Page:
Yes, this was expensive and I knew the price beforehand. But I wanted to experience and test what the locals say. “If you want good sushi, you might as well buy a ticket to Japan.” And sure, at these prices you might as well. Though it’s more than just finding the right fish. It’s about coming up with a good meal. Sushi Hiro does so with a huge selection of seafood sourced from Hokkaido. And by the end of the meal, I had sampled all of it and had to graciously turn down the chef for any more food. There were several memorable courses and I am happy to say, it was worth it. And that’s coming from a guy who frequents all the wonderful sushi places here in California. Sure, it’s a different style, but let’s focus on creativity over purists.
Verdict: If you can overlook the price tag, try their omakase.
For those not willing to wait in long lines, there’s Hing Kee. A place that will gladly take the impatient who wants to try the popular Temple Street claypot rice. Located right across the street from the obviously number one spot for claypot rice, it almost felt as though Hing Kee didn’t mind being second pick. With three of their restaurants located at the same corner, I don’t think they minded at all. Each place was filled and the street hosts were busy finding people seats. We were led up a narrow stairwell and seated in a noisy cramped corner. How befitting of a place to show our friend how locals eat along Temple Street.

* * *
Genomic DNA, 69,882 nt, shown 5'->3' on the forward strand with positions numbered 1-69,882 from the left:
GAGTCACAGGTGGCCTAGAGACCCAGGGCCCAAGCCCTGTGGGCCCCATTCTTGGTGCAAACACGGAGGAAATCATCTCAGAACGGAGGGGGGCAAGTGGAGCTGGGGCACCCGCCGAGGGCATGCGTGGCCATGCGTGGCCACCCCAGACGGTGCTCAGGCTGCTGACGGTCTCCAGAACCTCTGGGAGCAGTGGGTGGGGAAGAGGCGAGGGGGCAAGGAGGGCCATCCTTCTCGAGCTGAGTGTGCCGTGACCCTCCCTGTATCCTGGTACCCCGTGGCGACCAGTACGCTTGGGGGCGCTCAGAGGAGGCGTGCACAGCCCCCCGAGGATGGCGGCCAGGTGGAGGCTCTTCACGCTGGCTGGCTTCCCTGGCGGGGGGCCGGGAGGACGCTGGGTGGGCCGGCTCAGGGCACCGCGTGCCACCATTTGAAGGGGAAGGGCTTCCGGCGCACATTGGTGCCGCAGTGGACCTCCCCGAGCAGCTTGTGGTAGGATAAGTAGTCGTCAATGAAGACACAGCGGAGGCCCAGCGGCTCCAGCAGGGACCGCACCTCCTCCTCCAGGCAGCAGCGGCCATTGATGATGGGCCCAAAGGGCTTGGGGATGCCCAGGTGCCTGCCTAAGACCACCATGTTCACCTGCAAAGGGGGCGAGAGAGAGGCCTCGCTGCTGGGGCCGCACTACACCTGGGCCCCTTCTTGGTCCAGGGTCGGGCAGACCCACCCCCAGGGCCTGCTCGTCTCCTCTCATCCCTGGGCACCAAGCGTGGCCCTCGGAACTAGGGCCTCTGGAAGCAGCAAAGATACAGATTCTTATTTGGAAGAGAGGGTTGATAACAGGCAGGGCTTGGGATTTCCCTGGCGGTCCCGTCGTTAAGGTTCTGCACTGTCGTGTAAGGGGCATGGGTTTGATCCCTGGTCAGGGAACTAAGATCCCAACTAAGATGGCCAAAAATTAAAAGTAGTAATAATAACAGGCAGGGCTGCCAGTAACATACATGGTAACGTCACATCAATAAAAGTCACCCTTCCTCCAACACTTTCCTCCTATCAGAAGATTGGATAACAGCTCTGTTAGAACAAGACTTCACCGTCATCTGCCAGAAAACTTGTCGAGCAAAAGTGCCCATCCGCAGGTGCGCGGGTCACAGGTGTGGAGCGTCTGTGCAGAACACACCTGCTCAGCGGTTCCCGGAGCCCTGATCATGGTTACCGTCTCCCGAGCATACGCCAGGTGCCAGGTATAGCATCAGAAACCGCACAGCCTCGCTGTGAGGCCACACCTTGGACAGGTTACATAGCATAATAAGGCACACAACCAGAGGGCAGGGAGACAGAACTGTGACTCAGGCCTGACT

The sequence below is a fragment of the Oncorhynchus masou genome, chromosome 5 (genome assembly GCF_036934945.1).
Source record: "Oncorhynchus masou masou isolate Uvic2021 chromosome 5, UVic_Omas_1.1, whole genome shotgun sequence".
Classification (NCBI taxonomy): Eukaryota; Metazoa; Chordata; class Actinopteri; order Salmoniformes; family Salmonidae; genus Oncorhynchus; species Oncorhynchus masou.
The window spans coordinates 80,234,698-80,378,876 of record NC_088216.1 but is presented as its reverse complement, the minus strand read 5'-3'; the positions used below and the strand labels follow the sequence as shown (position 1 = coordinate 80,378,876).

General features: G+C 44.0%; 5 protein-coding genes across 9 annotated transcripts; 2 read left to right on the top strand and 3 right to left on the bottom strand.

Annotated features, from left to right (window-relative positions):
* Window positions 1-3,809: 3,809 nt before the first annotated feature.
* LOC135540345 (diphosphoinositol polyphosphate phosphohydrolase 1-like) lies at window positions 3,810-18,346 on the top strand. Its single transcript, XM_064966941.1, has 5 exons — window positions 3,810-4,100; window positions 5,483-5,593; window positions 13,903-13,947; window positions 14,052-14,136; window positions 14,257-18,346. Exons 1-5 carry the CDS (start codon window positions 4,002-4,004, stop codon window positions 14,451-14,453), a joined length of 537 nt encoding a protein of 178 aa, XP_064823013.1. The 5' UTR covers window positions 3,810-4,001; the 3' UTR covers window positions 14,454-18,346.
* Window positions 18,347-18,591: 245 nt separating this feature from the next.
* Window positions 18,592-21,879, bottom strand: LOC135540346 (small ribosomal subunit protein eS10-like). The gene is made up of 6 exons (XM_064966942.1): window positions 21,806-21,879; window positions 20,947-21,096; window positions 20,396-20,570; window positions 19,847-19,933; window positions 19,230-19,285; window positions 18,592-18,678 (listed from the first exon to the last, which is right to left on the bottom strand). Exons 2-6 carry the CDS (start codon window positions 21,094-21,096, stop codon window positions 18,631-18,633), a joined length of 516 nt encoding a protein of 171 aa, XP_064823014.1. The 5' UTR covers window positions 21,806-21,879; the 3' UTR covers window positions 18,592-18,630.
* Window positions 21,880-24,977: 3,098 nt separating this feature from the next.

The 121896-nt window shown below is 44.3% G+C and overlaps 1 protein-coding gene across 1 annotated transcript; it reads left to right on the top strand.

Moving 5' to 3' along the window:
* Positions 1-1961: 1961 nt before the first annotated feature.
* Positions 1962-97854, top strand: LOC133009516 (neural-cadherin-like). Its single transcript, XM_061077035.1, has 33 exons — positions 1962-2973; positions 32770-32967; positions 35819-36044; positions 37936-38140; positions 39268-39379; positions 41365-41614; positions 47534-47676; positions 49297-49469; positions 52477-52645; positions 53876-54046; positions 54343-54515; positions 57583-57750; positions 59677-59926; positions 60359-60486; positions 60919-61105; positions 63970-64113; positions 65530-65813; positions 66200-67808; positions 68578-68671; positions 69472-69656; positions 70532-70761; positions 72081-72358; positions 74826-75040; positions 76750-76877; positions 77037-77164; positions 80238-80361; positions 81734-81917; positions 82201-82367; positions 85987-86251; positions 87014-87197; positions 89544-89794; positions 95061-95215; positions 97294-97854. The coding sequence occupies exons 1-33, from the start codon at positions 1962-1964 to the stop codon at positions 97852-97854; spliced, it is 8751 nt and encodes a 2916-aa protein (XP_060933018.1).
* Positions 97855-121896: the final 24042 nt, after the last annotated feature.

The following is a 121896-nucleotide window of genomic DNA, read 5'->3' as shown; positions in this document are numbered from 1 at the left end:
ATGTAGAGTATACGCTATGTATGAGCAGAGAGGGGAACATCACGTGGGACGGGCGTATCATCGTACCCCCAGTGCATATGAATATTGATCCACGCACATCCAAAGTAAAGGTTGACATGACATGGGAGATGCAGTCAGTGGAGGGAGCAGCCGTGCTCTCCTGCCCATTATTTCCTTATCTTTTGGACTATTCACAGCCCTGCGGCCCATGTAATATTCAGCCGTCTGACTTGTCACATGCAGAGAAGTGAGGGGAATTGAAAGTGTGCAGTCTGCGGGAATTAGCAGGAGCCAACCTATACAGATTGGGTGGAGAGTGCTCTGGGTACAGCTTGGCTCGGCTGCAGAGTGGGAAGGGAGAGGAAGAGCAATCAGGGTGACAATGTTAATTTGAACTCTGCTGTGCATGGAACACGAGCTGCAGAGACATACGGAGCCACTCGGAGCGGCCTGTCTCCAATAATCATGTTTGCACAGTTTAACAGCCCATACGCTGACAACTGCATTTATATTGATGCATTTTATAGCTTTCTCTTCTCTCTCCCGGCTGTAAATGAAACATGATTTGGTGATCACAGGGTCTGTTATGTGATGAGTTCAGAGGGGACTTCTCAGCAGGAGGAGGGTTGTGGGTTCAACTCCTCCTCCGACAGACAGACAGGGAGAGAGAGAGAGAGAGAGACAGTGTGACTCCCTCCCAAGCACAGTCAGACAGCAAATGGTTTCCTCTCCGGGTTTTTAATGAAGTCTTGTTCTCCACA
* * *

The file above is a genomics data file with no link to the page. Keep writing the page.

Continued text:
It’s become a tourist attraction for people to experience. And that’s exactly what we did.
We had a Hong Kong friend order. So sorry for the lack of descriptions and prices. She ordered a lot. A sampling of the popular dishes and several sides. The food came out pretty quick and that’s because there’s more cooking that’s needed for the claypots. Something our friend showed had to show us before we jumped in to eat. This was not a good place when you’re starving. You’ll have to wait a little longer for the pots to cook. Thank goodness we brought some scotch.
Mix and match pots if you can. Don’t get too experimental on your first visit. This type of eating isn’t for everyone and there’s plenty more to eat around the area. So leave room in your stomach and make this more of a place to check out rather then a dinner, dinner place.
Hing Kee Claypot
15-19 Temple Street
Yau Ma Tei, Hong Kong
Verdict: I can’t say the food was all that great, but it’s the experience that counts. One that requires at least a small group.